January 8, 2014

What Not to Buy for a New Baby


While those adorably perfect bundles of joy certainly require their fair share of purchases, some gifts are better left on the shelf. Here are the top 10 worst-offender baby gifts most likely to be banished to the back corner of a closet or listed for a quick eBay sale.

1. Newborn to Toddler Adaptivity Seat for iPad
This bouncy seat starts off little ones on their screen addictions early by giving parents a way to strap their babies into the seat and look right up at an iPad the whole time.

There are several problems with this idea. First, the American Academy of Pediatrics recommends parents keep children under 2 years of age as screen-free as possible. The organization found that babies learn best from real, unplugged play with actual humans, not media apps. The idea of allowing technology to babysit your kid is not a new one, but it is usually not employed until the tot is at least out of infancy. The first two years are critical to stimulate your baby with human contact and one-on-one playtime with both you and tangible objects. Don’t give those precious developmental years to a touch screen!

2. Bottle Warmer
While it seems like a great idea to lovingly give your sweet child a comforting, warm bottle straight from the warmer, many bottle warmers take 4 to 10 minutes to heat up the milk. This concept quickly dematerializes into reality when your child is shrieking at 2 a.m. Many children don’t care if the bottle is warm or not; they will just scream at you until they are fed. If you really want to give your baby a warm bottle, put it in a bowl of warm water – and you will have one less item you’ll need to sell at a future garage sale.

3. Crib Bumper
Crib bumpers look nice, but they are a waste of money and could harm your baby. There are several stories of infants suffocating on the bumpers, because they don’t have the motor skills to turn their heads away should they roll into them or the ties. The American Academy of Pediatrics has come out against the bumpers in their fight for SIDs prevention, noting the high risk of injury and also stating that there is no evidence that bumper pads prevent injuries. Something that could potentially end your baby’s life, while at the same time showing no evidence of effectiveness, is never a good buy for any new parent.

4. Tons of Infant Toys and Videos
Newborns aren’t a tough audience. Seriously, my mother entertained me for hours just putting me under the ceiling fan. All new babies want to do is eat, sleep, and listen to and stare at you.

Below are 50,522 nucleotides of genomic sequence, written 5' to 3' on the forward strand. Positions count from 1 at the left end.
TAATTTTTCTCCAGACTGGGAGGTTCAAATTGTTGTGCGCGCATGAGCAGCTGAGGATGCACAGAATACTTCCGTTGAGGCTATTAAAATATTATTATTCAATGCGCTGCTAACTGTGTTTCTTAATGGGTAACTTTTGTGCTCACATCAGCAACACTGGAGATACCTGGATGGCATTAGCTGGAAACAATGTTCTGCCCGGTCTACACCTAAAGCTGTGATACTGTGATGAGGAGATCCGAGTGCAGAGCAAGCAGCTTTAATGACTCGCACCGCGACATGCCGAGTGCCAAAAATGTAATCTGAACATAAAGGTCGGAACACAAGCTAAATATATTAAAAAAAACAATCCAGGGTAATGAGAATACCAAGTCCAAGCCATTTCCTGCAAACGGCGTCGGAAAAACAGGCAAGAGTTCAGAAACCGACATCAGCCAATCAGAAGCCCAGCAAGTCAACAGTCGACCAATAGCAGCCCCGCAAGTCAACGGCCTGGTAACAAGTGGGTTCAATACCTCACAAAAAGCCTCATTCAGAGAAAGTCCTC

Babies do not need an entire toy army; just a few age-appropriate, inexpensive toys will be more than adequate. Save the toy-store sprees for when they get older. If you’re buying gifts for new parents, spend the money on something that they really could use...like diapers.

5. Baby-Size Furniture
While those tiny chairs and dressers may appeal to your “awe” factor, don’t get sucked in by the cuteness. Why waste your money on furniture that the baby will grow out of in a few years? When your child turns 7, is he going to think the baby stuff is still cool? It will be rejected and you will be buying a new furniture set. If you buy functional adult-size furniture, your child will be able to use it in their room indefinitely.

6. Changing Table
Why buy an additional piece of furniture when any level surface can suffice? You can convert any dresser, bed, or flat surface into a changing table by using a changing pad. Just make sure to never leave your baby unattended during this process. To be sure, we want to make sure the baby is in a safe area and not at a risk of falling off.

7. Diaper Pail
Manufacturers will win if you decide to purchase this item, but the environment and your pocket book will lose. After the initial cost, most diaper pails also require additional purchases of refill cartridges and specific trash-bag liners. The same objective can be achieved with a lidded trash can and scented liners. If you still notice the smell, empty the trash to an outside storage bin more often. The time to use a diapers pail is fleeting: just imagine all of those functional diaper pails sent to landfills once children are potty trained.

8. Baby Shoes
I know, those baby shoes are the most adorable things you’ve ever seen! However, the entire point of shoes is to protect your feet while walking. Most babies don’t start walking until they are 9 to 18 months old. To keep their feet warm, just use socks or tights made from 100% cotton or a cotton and wool mix. Babies love to play with their feet and it is healthy to give them some barefoot time to work on their muscular movements. Tickle their feet to encourage them to flex and move them. Once they are ready to walk outside, you can go crazy on the cute tiny shoes.

9. A Baby Bathtub
I promise you, your baby won’t care or appreciate the fact that their brand-new baby tub resembles a cartoon turtle. There is no reason to purchase a baby bathtub when you already have a perfectly acceptable alternative — your sink. It’s just an extra cost item that your child will outgrow quickly.

10. Newborn-Size Bottles
Your baby’s needs for more milk per feeding will quickly outgrow the bottle’s capacity. A more cost-effective way to buy bottles is to buy the larger 8 oz bottles and put a slow-flow newborn nipple on it to control the milk flow. When the baby gets bigger and needs a faster flow, just switch to the stage two top.

The marketers behind baby products know that there is nothing cuter than a baby, and doting parents would do anything to meet their tiny tot’s every need. However, sometimes it’s best to be a bit smarter about your unnecessary baby purchases and save your money for things that really deserve your investment, such as putting any money you would put toward these unneeded items toward something that really matters - like starting up a college fund.

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